Spatial Breakdown Structure (SBS) is a method of organizing and breaking down a project into smaller, manageable components. Spatial hierarchy used in IFC establishes a system for placing physical elements within a construction or infrastructure project according to their location in space. About Spatial Breakdown Structure I mentioned a bit in this entry: LINK
- All you need to know about IFC 4.3 for infrastructure
- IFC 4.3 in road projects – case study
- Relations I used to create IFC 4.3 for infrastructure
- IFC 4.3 on construction site
- Webinar about IFC 4.3
- Ticket to openBIM
- Export to IFC 4.3
- The Key Changes in IFC Schema Shaping OpenBIM for Infrastructure
- Webinar about IFC 4.3 export from Quadri
In this article, we discuss the purpose and benefits of using SBS, as well as how it applies to infrastructure projects.
Model representing Road and WS domain:
NOTE: Discussed IFC 4.3 model was created in the Trimble Quadri software. The model is provided for educational purposes. At this point, it is possible to create a IFC 4.3 model in the development environment to which I have access as a Trimble employee. If you want to know more about the Trimble Quadri product, write directly to me on Linkedin.
Spatial Breakdown Structure and Work Breakdown Structure
The IFC system uses a spatial hierarchy to organize and position physical entities within a construction and infrastructure project. This includes the ability to link specific features, such as elements of roads, railroads, drains, or light poles, with a named section of the infrastructure for improved asset management and organization.
It is important to note that SBS differs from other types of breakdown structures, such as Work Breakdown Structure (WBS), in that it focuses on the physical location or geographic area of the project, rather than on the work itself. While WBS breaks down the project into smaller, manageable chunks based on the work that needs to be done. SBS breaks down the project into smaller, manageable chunks based on location. This allows teams to focus on specific geographic areas and to plan and prepare for issues related to working in those areas.
Spatial Breakdown Structure and IFC
In construction and engineering, it is common to break down a building into smaller, manageable parts, such as the individual floors and rooms, for better organization and management. This process is known as spatial decomposition. A typical division in building projects is as follows
In general, spatial structure in IFC is the breakdown of a site into facilities and its parts. Further assemblies and their elements are connected to particular silos. Elements on the lowest level of hierarchy inherits attributes from the top.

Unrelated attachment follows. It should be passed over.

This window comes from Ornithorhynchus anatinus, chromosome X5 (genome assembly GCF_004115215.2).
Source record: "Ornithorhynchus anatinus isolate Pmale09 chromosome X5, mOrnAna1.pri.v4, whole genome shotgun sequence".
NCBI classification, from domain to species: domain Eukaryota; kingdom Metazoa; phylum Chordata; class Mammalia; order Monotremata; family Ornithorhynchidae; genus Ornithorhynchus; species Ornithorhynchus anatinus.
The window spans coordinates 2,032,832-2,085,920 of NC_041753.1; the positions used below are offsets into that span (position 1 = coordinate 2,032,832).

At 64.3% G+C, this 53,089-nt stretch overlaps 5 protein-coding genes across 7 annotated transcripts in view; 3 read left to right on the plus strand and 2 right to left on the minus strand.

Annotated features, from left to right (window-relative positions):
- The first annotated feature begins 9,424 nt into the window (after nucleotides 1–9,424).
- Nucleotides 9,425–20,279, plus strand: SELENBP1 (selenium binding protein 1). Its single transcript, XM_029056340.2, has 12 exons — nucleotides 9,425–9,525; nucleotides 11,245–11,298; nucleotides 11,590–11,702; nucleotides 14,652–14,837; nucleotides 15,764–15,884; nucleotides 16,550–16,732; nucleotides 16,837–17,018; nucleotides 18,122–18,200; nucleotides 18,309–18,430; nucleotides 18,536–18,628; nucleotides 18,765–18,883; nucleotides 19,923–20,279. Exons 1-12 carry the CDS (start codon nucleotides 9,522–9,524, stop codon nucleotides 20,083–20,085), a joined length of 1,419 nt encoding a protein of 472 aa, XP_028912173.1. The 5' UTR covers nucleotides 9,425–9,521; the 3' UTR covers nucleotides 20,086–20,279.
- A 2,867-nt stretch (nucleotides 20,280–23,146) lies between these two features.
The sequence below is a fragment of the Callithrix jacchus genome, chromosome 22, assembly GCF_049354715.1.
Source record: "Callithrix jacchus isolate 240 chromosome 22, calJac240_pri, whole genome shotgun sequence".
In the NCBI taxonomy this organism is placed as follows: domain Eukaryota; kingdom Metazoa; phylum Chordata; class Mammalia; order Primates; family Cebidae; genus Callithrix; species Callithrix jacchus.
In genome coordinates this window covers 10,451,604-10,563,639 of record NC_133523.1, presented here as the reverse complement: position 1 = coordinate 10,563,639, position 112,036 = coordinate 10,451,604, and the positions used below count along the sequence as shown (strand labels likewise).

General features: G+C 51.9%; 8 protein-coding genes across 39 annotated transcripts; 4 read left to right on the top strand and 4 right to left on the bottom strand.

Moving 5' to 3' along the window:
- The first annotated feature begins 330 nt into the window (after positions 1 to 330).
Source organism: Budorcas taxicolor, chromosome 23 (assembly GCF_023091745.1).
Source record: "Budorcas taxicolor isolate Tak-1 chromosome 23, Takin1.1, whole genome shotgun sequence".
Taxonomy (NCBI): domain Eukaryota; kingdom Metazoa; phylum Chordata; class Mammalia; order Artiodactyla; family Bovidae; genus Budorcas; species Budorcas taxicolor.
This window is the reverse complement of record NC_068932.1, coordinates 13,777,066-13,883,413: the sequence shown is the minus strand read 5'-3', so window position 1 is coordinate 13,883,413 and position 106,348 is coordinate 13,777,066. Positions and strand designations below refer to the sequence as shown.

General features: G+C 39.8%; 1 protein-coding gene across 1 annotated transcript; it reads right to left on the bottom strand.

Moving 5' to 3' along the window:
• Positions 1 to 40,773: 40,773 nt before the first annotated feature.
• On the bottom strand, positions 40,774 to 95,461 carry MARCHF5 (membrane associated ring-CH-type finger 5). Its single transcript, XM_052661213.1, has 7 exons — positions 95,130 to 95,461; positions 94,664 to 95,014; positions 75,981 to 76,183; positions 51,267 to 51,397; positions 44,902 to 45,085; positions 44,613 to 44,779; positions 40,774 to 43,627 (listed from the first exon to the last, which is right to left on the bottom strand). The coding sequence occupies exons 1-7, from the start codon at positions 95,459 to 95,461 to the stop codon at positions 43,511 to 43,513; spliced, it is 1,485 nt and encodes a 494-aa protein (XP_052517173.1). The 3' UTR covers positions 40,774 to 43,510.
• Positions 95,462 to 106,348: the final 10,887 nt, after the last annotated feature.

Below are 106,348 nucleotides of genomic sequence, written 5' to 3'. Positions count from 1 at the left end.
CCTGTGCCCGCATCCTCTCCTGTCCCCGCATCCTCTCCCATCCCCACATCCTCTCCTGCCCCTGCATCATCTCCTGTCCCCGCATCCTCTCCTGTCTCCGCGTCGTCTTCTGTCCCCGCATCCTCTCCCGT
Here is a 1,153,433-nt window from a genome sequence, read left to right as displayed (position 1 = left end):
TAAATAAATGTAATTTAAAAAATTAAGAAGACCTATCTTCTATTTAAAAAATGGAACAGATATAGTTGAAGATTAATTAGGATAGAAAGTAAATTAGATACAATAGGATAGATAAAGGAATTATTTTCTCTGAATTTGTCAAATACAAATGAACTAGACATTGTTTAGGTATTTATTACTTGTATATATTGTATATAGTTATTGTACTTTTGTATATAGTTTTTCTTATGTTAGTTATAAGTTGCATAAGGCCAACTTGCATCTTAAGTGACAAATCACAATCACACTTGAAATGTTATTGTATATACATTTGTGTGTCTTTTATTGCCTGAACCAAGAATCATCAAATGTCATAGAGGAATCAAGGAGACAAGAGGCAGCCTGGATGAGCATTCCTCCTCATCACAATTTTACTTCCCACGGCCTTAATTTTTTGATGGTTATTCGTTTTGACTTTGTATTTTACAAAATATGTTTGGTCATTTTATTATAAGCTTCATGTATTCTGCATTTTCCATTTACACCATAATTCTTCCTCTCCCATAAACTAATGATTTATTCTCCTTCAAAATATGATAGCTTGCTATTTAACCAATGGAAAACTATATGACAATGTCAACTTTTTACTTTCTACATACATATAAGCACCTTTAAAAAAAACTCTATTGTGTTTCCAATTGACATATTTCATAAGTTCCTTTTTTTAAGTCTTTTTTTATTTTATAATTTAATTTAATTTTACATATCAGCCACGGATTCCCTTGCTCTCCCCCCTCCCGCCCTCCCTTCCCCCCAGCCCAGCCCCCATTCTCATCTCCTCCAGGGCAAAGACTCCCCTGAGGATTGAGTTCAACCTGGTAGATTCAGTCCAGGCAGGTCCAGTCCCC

Decomposition of the road project
Each of ifcSite contains various facilities. These could be roads, bridges, tunnels, water & sewer systems. Thus, the next spatial decomposition of the project is the division into facilities
Moving on, let’s analyze how the road can be divided. As I mentioned above, we consider linear structures horizontally. A road can have a long stretch, which means that in many cases it can also be divided into segments according to the main road mileage. Often this mileage may refer to the network (LRS). Thus, the first division of the road is the division into longitudinal sections/segments.
Let’s analyze an example. The Road 1 is 800m long, and in the middle of the length there is an intersection with Road 2.
Road is divided into three parts located along alignment. Road segment and intersection. An intersection is described spatially only once and refer to all intersecting roads. In this case, the intersection area is part of Road 1. At the same time it is related to road 2 (using ifcRelInterfacesElements)
Example of intersection decomposition
The lowest level of spatial division of the road is the division into parts in the transverse dimension. The road can be divided into areas such as carriageway, traffic lane, shoulder, sidewalk, roadside. These parts are also most often associated with semantic names. Check more here: ifcRoadPartTypeEnum
It is worth mentioning that spatial hierarchy can change and evolve during the course of the project. It is also important to understand that each project can have different decomposition. In many cases each road part should be easily presented in 2D and GIS platforms.
Where Spatial Breakdown Structure is requested?
Why do we use the spatial division of the project at all? For many reasons. First of all, such a division facilitates asset management. However, a properly created spatial hierarchy in IFC file is used in the following cases:
Add color, texture to the entire area
Turn off objects based on area
Collision check between objects in a specified area
Use only part of the design as a reference
4D Construction Sequence Modelling
Classify objects and entire areas
Add status to objects
Trimble Novapoint / Trimble Quadri
BuidingSMART Italy / SierraSoft